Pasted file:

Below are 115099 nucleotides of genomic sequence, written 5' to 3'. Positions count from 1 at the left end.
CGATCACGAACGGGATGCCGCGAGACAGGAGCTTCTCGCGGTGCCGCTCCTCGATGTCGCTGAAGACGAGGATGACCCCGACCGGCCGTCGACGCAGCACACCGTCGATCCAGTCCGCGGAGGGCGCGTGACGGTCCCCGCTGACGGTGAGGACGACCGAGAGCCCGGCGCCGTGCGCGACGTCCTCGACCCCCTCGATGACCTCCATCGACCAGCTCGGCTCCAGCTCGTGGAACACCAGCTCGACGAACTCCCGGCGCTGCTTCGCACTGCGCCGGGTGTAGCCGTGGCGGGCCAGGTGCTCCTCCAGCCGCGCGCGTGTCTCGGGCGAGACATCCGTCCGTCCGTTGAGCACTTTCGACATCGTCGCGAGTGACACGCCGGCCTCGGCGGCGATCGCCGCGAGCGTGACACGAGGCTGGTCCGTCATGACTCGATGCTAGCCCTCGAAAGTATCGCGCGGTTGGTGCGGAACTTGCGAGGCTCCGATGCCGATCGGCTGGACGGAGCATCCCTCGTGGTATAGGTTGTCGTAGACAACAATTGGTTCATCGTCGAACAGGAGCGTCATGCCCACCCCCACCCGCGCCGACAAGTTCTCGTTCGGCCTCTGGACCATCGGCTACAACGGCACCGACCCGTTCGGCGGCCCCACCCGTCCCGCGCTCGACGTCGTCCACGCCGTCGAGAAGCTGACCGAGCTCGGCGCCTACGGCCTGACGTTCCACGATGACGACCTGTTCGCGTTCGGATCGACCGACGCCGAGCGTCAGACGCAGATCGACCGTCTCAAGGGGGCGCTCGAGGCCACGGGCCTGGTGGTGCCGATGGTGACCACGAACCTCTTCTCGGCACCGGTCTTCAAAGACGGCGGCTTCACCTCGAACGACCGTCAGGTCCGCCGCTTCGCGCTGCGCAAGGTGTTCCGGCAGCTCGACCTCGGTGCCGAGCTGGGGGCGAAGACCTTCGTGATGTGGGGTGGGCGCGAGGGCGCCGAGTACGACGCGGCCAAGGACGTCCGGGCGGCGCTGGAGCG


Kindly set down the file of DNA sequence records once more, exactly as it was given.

Below are 115099 nucleotides of genomic sequence, written 5' to 3'. Positions count from 1 at the left end.
CGATCACGAACGGGATGCCGCGAGACAGGAGCTTCTCGCGGTGCCGCTCCTCGATGTCGCTGAAGACGAGGATGACCCCGACCGGCCGTCGACGCAGCACACCGTCGATCCAGTCCGCGGAGGGCGCGTGACGGTCCCCGCTGACGGTGAGGACGACCGAGAGCCCGGCGCCGTGCGCGACGTCCTCGACCCCCTCGATGACCTCCATCGACCAGCTCGGCTCCAGCTCGTGGAACACCAGCTCGACGAACTCCCGGCGCTGCTTCGCACTGCGCCGGGTGTAGCCGTGGCGGGCCAGGTGCTCCTCCAGCCGCGCGCGTGTCTCGGGCGAGACATCCGTCCGTCCGTTGAGCACTTTCGACATCGTCGCGAGTGACACGCCGGCCTCGGCGGCGATCGCCGCGAGCGTGACACGAGGCTGGTCCGTCATGACTCGATGCTAGCCCTCGAAAGTATCGCGCGGTTGGTGCGGAACTTGCGAGGCTCCGATGCCGATCGGCTGGACGGAGCATCCCTCGTGGTATAGGTTGTCGTAGACAACAATTGGTTCATCGTCGAACAGGAGCGTCATGCCCACCCCCACCCGCGCCGACAAGTTCTCGTTCGGCCTCTGGACCATCGGCTACAACGGCACCGACCCGTTCGGCGGCCCCACCCGTCCCGCGCTCGACGTCGTCCACGCCGTCGAGAAGCTGACCGAGCTCGGCGCCTACGGCCTGACGTTCCACGATGACGACCTGTTCGCGTTCGGATCGACCGACGCCGAGCGTCAGACGCAGATCGACCGTCTCAAGGGGGCGCTCGAGGCCACGGGCCTGGTGGTGCCGATGGTGACCACGAACCTCTTCTCGGCACCGGTCTTCAAAGACGGCGGCTTCACCTCGAACGACCGTCAGGTCCGCCGCTTCGCGCTGCGCAAGGTGTTCCGGCAGCTCGACCTCGGTGCCGAGCTGGGGGCGAAGACCTTCGTGATGTGGGGTGGGCGCGAGGGCGCCGAGTACGACGCGGCCAAGGACGTCCGGGCGGCGCTGGAGCG